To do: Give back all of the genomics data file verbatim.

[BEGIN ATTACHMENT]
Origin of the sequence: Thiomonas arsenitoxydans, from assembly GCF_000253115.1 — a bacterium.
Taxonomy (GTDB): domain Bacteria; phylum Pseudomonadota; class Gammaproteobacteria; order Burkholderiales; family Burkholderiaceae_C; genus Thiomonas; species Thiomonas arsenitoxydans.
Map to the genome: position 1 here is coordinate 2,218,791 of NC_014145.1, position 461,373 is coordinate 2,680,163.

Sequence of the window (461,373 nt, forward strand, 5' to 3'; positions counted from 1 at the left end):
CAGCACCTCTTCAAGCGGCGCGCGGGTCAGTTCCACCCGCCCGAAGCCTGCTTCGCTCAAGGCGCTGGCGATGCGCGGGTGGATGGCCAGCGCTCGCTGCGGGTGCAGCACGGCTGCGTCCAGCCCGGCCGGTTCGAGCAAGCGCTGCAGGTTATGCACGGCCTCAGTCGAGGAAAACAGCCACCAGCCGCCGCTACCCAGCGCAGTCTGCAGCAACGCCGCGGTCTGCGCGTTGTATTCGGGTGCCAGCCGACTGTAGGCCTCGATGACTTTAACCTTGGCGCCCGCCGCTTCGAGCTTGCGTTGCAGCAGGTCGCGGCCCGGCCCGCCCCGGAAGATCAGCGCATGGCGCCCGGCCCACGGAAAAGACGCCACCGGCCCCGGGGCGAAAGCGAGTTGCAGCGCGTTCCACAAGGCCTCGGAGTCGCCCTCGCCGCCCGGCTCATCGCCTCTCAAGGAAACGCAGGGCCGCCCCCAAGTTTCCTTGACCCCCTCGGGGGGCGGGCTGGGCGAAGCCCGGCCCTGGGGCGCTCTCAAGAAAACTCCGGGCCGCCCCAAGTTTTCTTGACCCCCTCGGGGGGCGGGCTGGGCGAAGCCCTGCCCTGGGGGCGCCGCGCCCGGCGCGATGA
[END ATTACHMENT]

Origin of the sequence: Thiomonas arsenitoxydans, from assembly GCF_000253115.1 — a bacterium.
Taxonomy (GTDB): domain Bacteria; phylum Pseudomonadota; class Gammaproteobacteria; order Burkholderiales; family Burkholderiaceae_C; genus Thiomonas; species Thiomonas arsenitoxydans.
Map to the genome: position 1 here is coordinate 2,218,791 of NC_014145.1, position 461,373 is coordinate 2,680,163.

Sequence of the window (461,373 nt, forward strand, 5' to 3'; positions counted from 1 at the left end):
CAGCACCTCTTCAAGCGGCGCGCGGGTCAGTTCCACCCGCCCGAAGCCTGCTTCGCTCAAGGCGCTGGCGATGCGCGGGTGGATGGCCAGCGCTCGCTGCGGGTGCAGCACGGCTGCGTCCAGCCCGGCCGGTTCGAGCAAGCGCTGCAGGTTATGCACGGCCTCAGTCGAGGAAAACAGCCACCAGCCGCCGCTACCCAGCGCAGTCTGCAGCAACGCCGCGGTCTGCGCGTTGTATTCGGGTGCCAGCCGACTGTAGGCCTCGATGACTTTAACCTTGGCGCCCGCCGCTTCGAGCTTGCGTTGCAGCAGGTCGCGGCCCGGCCCGCCCCGGAAGATCAGCGCATGGCGCCCGGCCCACGGAAAAGACGCCACCGGCCCCGGGGCGAAAGCGAGTTGCAGCGCGTTCCACAAGGCCTCGGAGTCGCCCTCGCCGCCCGGCTCATCGCCTCTCAAGGAAACGCAGGGCCGCCCCCAAGTTTCCTTGACCCCCTCGGGGGGCGGGCTGGGCGAAGCCCGGCCCTGGGGCGCTCTCAAGAAAACTCCGGGCCGCCCCAAGTTTTCTTGACCCCCTCGGGGGGCGGGCTGGGCGAAGCCCTGCCCTGGGGGCGCCGCGCCCGGCGCGATGA